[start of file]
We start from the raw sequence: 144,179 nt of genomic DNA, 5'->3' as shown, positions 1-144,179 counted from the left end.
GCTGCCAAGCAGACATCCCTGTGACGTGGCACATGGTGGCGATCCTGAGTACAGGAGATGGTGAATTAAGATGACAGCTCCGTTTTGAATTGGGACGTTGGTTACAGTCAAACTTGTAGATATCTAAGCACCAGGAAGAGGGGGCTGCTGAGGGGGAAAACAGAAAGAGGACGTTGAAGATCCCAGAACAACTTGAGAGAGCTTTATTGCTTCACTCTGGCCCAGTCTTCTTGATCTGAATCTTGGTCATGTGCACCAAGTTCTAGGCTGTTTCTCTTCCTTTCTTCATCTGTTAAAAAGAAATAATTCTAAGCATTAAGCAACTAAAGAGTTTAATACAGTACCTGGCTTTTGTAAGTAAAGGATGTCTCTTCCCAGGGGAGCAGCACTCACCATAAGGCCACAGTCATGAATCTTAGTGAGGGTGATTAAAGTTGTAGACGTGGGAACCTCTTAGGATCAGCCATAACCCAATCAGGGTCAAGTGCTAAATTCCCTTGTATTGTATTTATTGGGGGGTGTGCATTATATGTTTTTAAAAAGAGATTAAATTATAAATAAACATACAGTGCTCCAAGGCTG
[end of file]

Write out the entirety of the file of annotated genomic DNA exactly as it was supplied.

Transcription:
We start from the raw sequence: 144,179 nt of genomic DNA, 5'->3' as shown, positions 1-144,179 counted from the left end.
GCTGCCAAGCAGACATCCCTGTGACGTGGCACATGGTGGCGATCCTGAGTACAGGAGATGGTGAATTAAGATGACAGCTCCGTTTTGAATTGGGACGTTGGTTACAGTCAAACTTGTAGATATCTAAGCACCAGGAAGAGGGGGCTGCTGAGGGGGAAAACAGAAAGAGGACGTTGAAGATCCCAGAACAACTTGAGAGAGCTTTATTGCTTCACTCTGGCCCAGTCTTCTTGATCTGAATCTTGGTCATGTGCACCAAGTTCTAGGCTGTTTCTCTTCCTTTCTTCATCTGTTAAAAAGAAATAATTCTAAGCATTAAGCAACTAAAGAGTTTAATACAGTACCTGGCTTTTGTAAGTAAAGGATGTCTCTTCCCAGGGGAGCAGCACTCACCATAAGGCCACAGTCATGAATCTTAGTGAGGGTGATTAAAGTTGTAGACGTGGGAACCTCTTAGGATCAGCCATAACCCAATCAGGGTCAAGTGCTAAATTCCCTTGTATTGTATTTATTGGGGGGTGTGCATTATATGTTTTTAAAAAGAGATTAAATTATAAATAAACATACAGTGCTCCAAGGCTG